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November 07, 2017 09:12 AM

For Princess Mary, a royal romance was in the cards.

Before she met Denmark’s Crown Prince Frederik at the 2000 Sydney Olympics, the then 28-year-old  Australian advertising executive named Mary Donaldson found herself exploring a local flea market.

When she came across a tarot card reader, she decided to give it a try. The fortune teller carefully placed the cards, whose origins date back to mid-15th century Europe, in the traditional pattern on her table, and began turning them over.

The soothsayer told Donaldson that she would leave the workplace where she’d recently been employed to meet a man from abroad. She’d become famous, the clairvoyant said, and move to Europe.

“So I left there and thought, ‘Well yes, that was a lot of fun, but nothing more,’ ” Crown Princess Mary, 45, told Jens Andersen, author of Under the Bar, a new authorized biography of her husband, according to a report in the Danish newspaper Kristeligt Dagblad.

Crown Prince Frederik and Crown Princess Mary accompany their children Princess Jesephine and Prince Wincent to the first day at school on August 15, 2017 in Copenhagen, Denmark.
Ole Jensen/Corbis/Getty

“But I’ve always been interested in the spiritual,” Crown Princess Mary said. “In mystery and fate.”

Soon after, Denmark’s heir apparent met his bride to be at Sydney’s Slip Inn, a restaurant and bar in the city center.

They talked all night but Mary did not realize that Frederik — who’d introduced himself simply as “Fred” — was royalty until later.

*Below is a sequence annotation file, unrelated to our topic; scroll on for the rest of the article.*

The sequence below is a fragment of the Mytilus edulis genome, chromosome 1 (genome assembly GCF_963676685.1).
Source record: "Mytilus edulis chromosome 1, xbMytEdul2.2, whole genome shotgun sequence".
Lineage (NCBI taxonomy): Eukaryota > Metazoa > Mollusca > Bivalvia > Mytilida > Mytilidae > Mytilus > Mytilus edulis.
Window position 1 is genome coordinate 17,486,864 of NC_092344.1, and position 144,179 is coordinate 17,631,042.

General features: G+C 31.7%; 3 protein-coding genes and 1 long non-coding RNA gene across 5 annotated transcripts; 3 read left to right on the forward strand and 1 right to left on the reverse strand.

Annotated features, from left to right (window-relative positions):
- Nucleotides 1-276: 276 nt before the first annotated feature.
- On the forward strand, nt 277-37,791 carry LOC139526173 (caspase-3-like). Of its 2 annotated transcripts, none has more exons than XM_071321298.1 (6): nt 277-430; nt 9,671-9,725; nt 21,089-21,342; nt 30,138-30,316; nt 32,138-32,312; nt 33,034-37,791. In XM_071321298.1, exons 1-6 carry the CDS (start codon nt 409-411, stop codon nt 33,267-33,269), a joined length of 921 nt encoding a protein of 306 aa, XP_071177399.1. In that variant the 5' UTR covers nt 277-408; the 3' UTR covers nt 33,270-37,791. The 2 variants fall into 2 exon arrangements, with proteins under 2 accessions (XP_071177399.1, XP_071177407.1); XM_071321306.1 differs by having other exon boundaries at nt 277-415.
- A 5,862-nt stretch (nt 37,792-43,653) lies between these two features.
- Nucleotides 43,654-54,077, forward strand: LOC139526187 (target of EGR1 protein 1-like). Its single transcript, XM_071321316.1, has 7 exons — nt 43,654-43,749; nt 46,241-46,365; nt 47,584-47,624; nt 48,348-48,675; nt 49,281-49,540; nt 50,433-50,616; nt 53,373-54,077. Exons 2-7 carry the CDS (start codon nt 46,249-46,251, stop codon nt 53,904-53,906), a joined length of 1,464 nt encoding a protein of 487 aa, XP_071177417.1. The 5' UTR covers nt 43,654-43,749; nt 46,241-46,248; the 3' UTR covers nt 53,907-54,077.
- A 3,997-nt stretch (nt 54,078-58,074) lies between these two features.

“The first time we met, we shook hands,” she said of their introduction. “I didn’t know he was the prince of Denmark. Half an hour later, someone came up to me and said, ‘Do you know who these people are?’ ”

The couple’s relationship blossomed, with the duo jetting back and forth between Australia and Denmark to visit one another before their May 2004 nuptials.

Four children and almost 14 years later, the crown prince will celebrate his 50th birthday in May 2018.

Like his wife, Crown Prince Frederik, who has been heir apparent for 46 years, is something of a fatalist, although he apparently has little time for tarot card readers.

“I believe in fate,” he said. “When I look back on all the exciting things that have happened to me, it’s not random. But I don’t try to look ahead and say, ‘Can I predict my destiny for the next two years?’

“I don’t want to talk to anyone who claims they can. No one should read anything about me and my future.”

Denmark is one of the oldest monarchies in the world, dating back to the rule of Gorm the Old, who died in 958.

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